Sunday, August 21, 2016

Kayaking in the Nærøyfjord and Aurlandsfjord (Norway)

The main draw for us coming to Norway was the chance to go kayaking in the fjords. Now we've been on a few kayaking trips - the most memorable included a capsize we still refer to as a "marriage-building experience" - but enough time passes that memories fade, and we think, yes, maybe we should try a kayaking trip again. When we arrived in Norway, the weather report had changed considerably enough for the worse that we seriously debated cancelling this portion of our trip and losing a significant deposit. Despite the ominous forecast, and our poor track record with kayaking trips, we committed to going ahead.

In Gudvangen (about 45 min northeast of Voss), we packed clothes in dry bags; donned wetsuits (again), spray skirts, and jackets; and secured food and gear in holds and in bungees strapped atop the kayaks. Everything we'd need for the 3 day adventure with tour operator Nordic Ventures. It was chilly and raining intermittently when we launched out into the Nærøyfjord, but the sea was relatively calm, and a light tailwind made the paddling surprisingly relaxed. It also helps that the Nærøyfjord is a UNESCO world heritage site. Traffic is restricted to only a handful of small boats and ferries, and the only aircraft we saw were likely rescue helicopters. We stopped for a picnic lunch on a beach just around the corner from where a huge pile of stones marked the burial of Viking of some importance, judging by the size of the mound.

Being on the water ended up being the best case scenario. The rain doesn't matter so much if you're in wetsuits already, and our guide Hamish pointed out about a half dozen smaller waterfalls that only appeared on the cliffs in such abundance. The old faithfuls were truly impressive dropping off such steep cliffs, and it was so much fun to fill our bottles straight from the cascades! One of the falls was so strong you could paddle hard into the rapids developing at the foot before the strength of them pushed you quickly out to sea again.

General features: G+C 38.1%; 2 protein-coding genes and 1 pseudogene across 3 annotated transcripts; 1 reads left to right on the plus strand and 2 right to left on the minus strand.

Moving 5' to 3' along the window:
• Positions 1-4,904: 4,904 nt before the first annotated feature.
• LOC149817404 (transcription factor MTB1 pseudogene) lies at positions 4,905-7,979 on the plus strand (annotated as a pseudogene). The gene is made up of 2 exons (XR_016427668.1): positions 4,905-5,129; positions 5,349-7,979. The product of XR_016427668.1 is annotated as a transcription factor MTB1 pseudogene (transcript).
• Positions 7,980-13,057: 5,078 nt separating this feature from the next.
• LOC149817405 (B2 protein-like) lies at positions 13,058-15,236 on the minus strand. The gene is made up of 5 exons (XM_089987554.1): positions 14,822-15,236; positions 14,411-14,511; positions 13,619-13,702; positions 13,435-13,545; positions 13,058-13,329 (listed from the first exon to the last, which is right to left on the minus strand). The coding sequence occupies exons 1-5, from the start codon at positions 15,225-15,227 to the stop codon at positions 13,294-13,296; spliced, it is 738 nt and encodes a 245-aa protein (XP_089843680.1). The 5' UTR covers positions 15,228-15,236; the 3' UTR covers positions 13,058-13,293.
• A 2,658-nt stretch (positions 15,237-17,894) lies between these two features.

The middle of our trip was broken up with a day on land. We made camp on a beach one evening near the hamlet of Dyrdal, and the next morning we hiked from sea level all the way to the top of the fjord. Luckily, the weather cleared up for most of it, and the long hours of daylight we're on our side. We climbed 1100 meters (~3600 feet) and back down again in about 10.5 hours! As our guide warned us, Norwegians don't really go in for catwalks or zigzagging. The trail pretty much went straight up. It was also highly technical. The wet created boggy areas of mud, moss, and curiously springy lichen. The higher elevations were strewn with boulders and smaller, uneven rocks of the perfect size and shape for trapping feet or rolling ankles on. Fortunately, the views more than made up for it: thundering waterfalls with bluish rapids, towering mountains with the odd sheep, hay fields swaying with breeze, and tiny wooden cabins in the meadows. Stopping for a breather, tasting the raspberries and blueberries that grow wild along the trail made for a delightful respite. The sun was shining at the summit, and looking down, the boats on the Nærøyfjord far below us were practically microscopic. It was strange that our party had started the hike in shorts and t-shirts, but the changes in elevation had us layered up in fleeces, jackets, and knitted beanies at the top. After a brief nistepakke (Norwegian for "packed lunch," i.e. for me, as much smoked salmon and avocado as I could pile on a sandwich), and snapping photos off the edge until the acrophobia makes you queasy, we bundled up and headed down again... just as the snowflakes started to fall and a rainbow formed over the highlands. Glorious!

Click on the picture to see the whole album.

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